Smartphones may be Culprit behind Depression among Teens Today
등록일 2019년 01월 07일 수요일
수정일 2017년 11월 15일 수요일

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A new study suggests that extended use of electronic devices, such as laptops, smartphones, and tablets may cause symptoms of depression in teens.According to researchers from the San Diego State University and Florida State University, people, particularly teens who spend more time on social media are more vulnerable to develop depression.

"One hour, maybe two hours [a day] doesn't increase risk all that much.But once you get to three hours - and especially four and then, really, five hours and beyond — that's where there's much more significant risk of suicide attempts, thinking about suicide and major depression," said Jean M.Twenge, lead author of the study from the San Diego State University.

The researchers analyzed numerous surveys to determine when the rise of depression cases began and what may have contributed to the rising number.According to the 2017 report from Center for Disease Control and Prevention, depression and suicide are significant public health concerns with more than 40,000 Americans dying by suicide each year.

- An increase of 30 percent in caseloads related to students seeking help for mental health issues between 2009 and 2010, and 2014 and 2015 at 93 university counseling centers.These mental health concerns showed prominence in anxiety and mood disorders, and suicidal thoughts, according to the Center for Collegiate Mental Health in 2015.

- According to reports from Anderssen in 2013 and Noguchi in 2014, there was an increase in counseling use among high school students.

- Just when the rise of depression and suicide among teens began in late 2012, smartphone ownership crossed the 50 percent threshold, according to the Pew Research Center.About 73 percent of teens had access to smartphones by 2015.

- Suicide risk factor is 73 percent higher for teens who spend more than five hours a day online than those who spend an hour per day.Suicide risk factor includes depression, suicidal thoughts, suicide planning or attempting to suicide.

- Two studies in 2013 and in 2017 found that spending too much time on social media led to the unhappiness of users, while unhappiness did not lead to spending more time on social media.

- A study in 2016 revealed that participants who gave up Facebook for a week reported feeling less depressed.

Twenge also expressed the gender difference in the study with boys spending more time on computer games while girls being more into social media.

"For girls, a lot of social media revolves around concerns about popularity — am I going to get likes on this photograph, do I look good enough in this picture?" said Twenge.

An experimental psychologist, Andrew Przbylski, at the University of Oxford, responded to the researchers' conclusion about social media being the culprit of mood shifts among teens.According to Przbylski, teens may simply be more open to admitting negative emotion, such as feeling sad or worried.Social media may be the easiest platform for them to express their feelings and to reach out to parents and friends.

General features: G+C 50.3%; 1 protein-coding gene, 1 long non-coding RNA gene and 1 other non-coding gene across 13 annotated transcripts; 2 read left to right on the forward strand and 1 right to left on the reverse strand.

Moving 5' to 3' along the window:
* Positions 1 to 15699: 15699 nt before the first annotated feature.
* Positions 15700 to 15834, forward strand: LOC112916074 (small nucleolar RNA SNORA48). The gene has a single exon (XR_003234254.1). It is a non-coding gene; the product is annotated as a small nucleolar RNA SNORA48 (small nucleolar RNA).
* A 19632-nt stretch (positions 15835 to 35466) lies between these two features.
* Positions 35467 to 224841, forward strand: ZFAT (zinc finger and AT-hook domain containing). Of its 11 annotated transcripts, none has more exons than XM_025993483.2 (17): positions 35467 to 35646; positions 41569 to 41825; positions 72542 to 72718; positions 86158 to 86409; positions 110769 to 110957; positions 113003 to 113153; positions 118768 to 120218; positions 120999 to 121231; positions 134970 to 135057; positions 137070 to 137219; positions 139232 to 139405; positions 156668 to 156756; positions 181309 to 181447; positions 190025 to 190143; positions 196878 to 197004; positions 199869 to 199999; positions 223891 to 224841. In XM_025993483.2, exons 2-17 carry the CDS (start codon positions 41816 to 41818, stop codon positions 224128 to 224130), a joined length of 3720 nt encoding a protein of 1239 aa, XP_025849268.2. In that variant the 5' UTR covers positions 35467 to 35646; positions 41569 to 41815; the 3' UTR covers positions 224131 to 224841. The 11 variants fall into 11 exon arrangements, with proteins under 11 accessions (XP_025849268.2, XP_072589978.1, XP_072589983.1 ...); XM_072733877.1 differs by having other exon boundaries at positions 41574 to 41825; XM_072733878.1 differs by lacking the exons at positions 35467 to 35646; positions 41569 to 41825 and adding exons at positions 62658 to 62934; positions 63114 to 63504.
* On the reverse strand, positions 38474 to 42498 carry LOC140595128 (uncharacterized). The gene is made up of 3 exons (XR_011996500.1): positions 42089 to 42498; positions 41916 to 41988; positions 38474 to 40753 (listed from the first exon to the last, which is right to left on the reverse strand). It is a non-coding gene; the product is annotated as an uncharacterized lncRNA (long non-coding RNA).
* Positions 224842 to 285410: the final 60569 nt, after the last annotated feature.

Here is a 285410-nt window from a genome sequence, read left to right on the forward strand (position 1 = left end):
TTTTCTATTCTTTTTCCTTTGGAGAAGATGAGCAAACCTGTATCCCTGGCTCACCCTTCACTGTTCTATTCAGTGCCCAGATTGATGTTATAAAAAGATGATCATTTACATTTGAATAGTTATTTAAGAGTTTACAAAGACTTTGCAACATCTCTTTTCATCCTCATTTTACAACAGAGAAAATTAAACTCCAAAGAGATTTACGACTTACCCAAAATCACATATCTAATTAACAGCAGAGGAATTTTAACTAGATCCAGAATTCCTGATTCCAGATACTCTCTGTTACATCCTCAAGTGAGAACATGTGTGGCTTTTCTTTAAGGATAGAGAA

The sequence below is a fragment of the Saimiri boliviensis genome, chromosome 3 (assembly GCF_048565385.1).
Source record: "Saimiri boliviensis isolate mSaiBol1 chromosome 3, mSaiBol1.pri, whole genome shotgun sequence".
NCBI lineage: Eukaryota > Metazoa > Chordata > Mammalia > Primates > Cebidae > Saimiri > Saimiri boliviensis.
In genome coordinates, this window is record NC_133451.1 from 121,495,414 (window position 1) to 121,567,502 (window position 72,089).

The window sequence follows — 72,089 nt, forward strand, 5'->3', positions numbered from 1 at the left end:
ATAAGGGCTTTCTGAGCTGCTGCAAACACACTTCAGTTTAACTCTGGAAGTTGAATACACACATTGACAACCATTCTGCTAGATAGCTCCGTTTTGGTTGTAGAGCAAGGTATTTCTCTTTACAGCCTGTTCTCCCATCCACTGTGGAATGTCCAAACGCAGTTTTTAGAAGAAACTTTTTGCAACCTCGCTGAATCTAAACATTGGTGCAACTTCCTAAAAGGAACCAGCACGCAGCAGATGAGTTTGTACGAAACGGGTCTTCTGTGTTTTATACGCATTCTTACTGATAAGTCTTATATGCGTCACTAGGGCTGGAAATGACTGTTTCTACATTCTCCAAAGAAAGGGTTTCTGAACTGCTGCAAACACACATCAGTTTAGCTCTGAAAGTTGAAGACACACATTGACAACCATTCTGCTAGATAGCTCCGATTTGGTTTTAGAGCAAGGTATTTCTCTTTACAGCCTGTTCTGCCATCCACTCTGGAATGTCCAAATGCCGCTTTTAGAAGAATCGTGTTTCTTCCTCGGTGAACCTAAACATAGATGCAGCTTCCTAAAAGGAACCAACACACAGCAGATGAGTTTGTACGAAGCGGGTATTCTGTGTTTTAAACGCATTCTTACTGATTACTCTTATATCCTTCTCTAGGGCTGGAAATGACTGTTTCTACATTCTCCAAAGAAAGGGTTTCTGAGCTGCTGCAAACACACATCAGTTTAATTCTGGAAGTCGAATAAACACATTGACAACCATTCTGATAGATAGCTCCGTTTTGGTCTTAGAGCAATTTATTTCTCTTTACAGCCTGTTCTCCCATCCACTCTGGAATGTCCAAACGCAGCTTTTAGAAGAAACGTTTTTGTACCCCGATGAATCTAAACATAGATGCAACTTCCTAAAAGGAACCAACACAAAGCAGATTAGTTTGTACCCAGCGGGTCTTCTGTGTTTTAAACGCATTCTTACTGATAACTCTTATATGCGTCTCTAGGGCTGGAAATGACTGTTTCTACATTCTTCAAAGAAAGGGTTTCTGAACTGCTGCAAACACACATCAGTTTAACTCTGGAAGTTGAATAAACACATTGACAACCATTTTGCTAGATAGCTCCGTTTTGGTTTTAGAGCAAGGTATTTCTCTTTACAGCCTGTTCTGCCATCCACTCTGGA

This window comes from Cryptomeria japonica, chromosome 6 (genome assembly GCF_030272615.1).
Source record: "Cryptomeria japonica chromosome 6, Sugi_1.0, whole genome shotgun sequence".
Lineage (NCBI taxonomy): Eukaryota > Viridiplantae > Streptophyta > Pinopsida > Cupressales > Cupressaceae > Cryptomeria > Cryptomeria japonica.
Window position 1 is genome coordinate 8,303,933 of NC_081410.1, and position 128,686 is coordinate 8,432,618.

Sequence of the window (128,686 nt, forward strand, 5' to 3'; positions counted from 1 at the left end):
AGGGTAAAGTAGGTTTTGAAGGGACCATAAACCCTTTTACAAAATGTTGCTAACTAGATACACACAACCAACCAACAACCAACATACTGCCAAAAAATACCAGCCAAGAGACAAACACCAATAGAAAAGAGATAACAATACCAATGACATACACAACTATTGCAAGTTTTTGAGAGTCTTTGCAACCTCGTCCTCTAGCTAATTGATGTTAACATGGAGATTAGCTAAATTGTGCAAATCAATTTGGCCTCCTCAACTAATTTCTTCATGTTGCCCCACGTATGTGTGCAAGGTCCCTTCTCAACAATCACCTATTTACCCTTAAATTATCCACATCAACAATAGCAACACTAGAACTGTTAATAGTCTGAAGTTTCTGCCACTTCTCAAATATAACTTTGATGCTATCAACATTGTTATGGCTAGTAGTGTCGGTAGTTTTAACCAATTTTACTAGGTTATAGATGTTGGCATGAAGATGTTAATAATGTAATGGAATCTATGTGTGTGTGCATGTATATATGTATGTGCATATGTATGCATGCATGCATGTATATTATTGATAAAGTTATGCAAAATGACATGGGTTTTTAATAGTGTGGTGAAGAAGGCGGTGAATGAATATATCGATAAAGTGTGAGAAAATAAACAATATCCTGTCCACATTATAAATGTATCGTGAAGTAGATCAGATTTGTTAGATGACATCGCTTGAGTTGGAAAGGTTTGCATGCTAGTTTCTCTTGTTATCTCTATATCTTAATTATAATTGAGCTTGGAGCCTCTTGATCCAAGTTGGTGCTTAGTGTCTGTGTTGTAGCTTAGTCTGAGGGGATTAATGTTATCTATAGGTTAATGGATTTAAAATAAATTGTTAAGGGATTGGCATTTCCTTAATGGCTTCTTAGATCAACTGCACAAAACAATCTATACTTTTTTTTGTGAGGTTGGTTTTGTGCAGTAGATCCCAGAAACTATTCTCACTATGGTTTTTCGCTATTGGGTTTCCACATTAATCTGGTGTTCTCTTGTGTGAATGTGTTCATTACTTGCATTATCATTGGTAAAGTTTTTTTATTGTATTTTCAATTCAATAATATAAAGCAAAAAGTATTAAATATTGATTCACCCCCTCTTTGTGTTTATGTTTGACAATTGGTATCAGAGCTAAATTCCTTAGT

The research did not eliminate other possible causes of teen depression, such as economic or financial standing of the household.Twenge simply suggested that the findings should serve a warning for parents that teens who spend more time on social media may be at risk of depression.

Teen Depression

Parents should be alert for any emotional changes that may happen to teens.These changes include feelings of sadness, hopelessness or emptiness, annoyance or irritability, anger or frustration, low confidence and self-esteem, and feelings of guilt or worthlessness.All of these negative emotions can lead to suicidal thoughts, particularly during the phase when teens learn about acceptance and appreciation.

If your child is suffering from negative emotional changes, certain behavioral changes will follow.It includes insomnia or sleeping too much, decreased appetite or weight loss, use of a substance like alcohol and drugs, isolation and withdrawal from social interaction, sudden outbursts, and self-harm.

Everyone faces risk factors to trigger or develop depression.In teens, risk factors include negative impact to self-esteem caused by peer pressure, long-term bullying, academic issues, and obesity.The teen may also be a victim or witness of physical or sexual abuse, or have personality disorders like bipolar disorder or anxiety disorders, and is suffering from discrimination about their race and sexuality.

What to Do to Minimize Teen Depression

Depression is experienced by everybody at least once in their lives and the short-term version is considered normal.However, long-term depression can cause dangerous consequences to the affected person and people around them.You can help minimize the effects of depression and improve the lives of those who suffer by reaching out.

1.Take control of your stress by boosting self-esteem.Do not be afraid to open up to your family and friends about the stress you experience.You can embark on an exercise regimen or join activities related to your interests to improve your confidence and self-redeem.The boost helps improve your view about self-worth.

2.During times of crisis, reach out to people close to you.Talk and express your feelings so they can understand and help you go through the experience.Moral support is very important to people suffering from depression.

3.If your depression gets worse, never reject the idea of seeking a professional.Talk to a therapist to discuss your depression and learn the ways to manage the negative feelings you experience.

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